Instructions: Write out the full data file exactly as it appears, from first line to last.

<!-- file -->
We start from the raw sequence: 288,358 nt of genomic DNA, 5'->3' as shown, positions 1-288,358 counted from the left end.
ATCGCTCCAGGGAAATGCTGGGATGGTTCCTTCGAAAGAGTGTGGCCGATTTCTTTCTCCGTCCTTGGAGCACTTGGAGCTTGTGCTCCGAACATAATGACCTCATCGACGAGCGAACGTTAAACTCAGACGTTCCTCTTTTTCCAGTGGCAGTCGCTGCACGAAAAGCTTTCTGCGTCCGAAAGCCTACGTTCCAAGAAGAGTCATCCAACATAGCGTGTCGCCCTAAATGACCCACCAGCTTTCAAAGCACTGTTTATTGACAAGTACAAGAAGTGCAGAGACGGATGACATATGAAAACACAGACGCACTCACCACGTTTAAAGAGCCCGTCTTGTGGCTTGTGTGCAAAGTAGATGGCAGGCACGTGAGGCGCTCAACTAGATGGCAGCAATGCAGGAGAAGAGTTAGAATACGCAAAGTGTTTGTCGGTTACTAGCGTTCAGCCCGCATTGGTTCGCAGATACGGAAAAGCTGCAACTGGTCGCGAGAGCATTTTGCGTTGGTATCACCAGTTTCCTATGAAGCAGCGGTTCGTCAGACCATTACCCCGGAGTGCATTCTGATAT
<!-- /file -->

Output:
We start from the raw sequence: 288,358 nt of genomic DNA, 5'->3' as shown, positions 1-288,358 counted from the left end.
ATCGCTCCAGGGAAATGCTGGGATGGTTCCTTCGAAAGAGTGTGGCCGATTTCTTTCTCCGTCCTTGGAGCACTTGGAGCTTGTGCTCCGAACATAATGACCTCATCGACGAGCGAACGTTAAACTCAGACGTTCCTCTTTTTCCAGTGGCAGTCGCTGCACGAAAAGCTTTCTGCGTCCGAAAGCCTACGTTCCAAGAAGAGTCATCCAACATAGCGTGTCGCCCTAAATGACCCACCAGCTTTCAAAGCACTGTTTATTGACAAGTACAAGAAGTGCAGAGACGGATGACATATGAAAACACAGACGCACTCACCACGTTTAAAGAGCCCGTCTTGTGGCTTGTGTGCAAAGTAGATGGCAGGCACGTGAGGCGCTCAACTAGATGGCAGCAATGCAGGAGAAGAGTTAGAATACGCAAAGTGTTTGTCGGTTACTAGCGTTCAGCCCGCATTGGTTCGCAGATACGGAAAAGCTGCAACTGGTCGCGAGAGCATTTTGCGTTGGTATCACCAGTTTCCTATGAAGCAGCGGTTCGTCAGACCATTACCCCGGAGTGCATTCTGATAT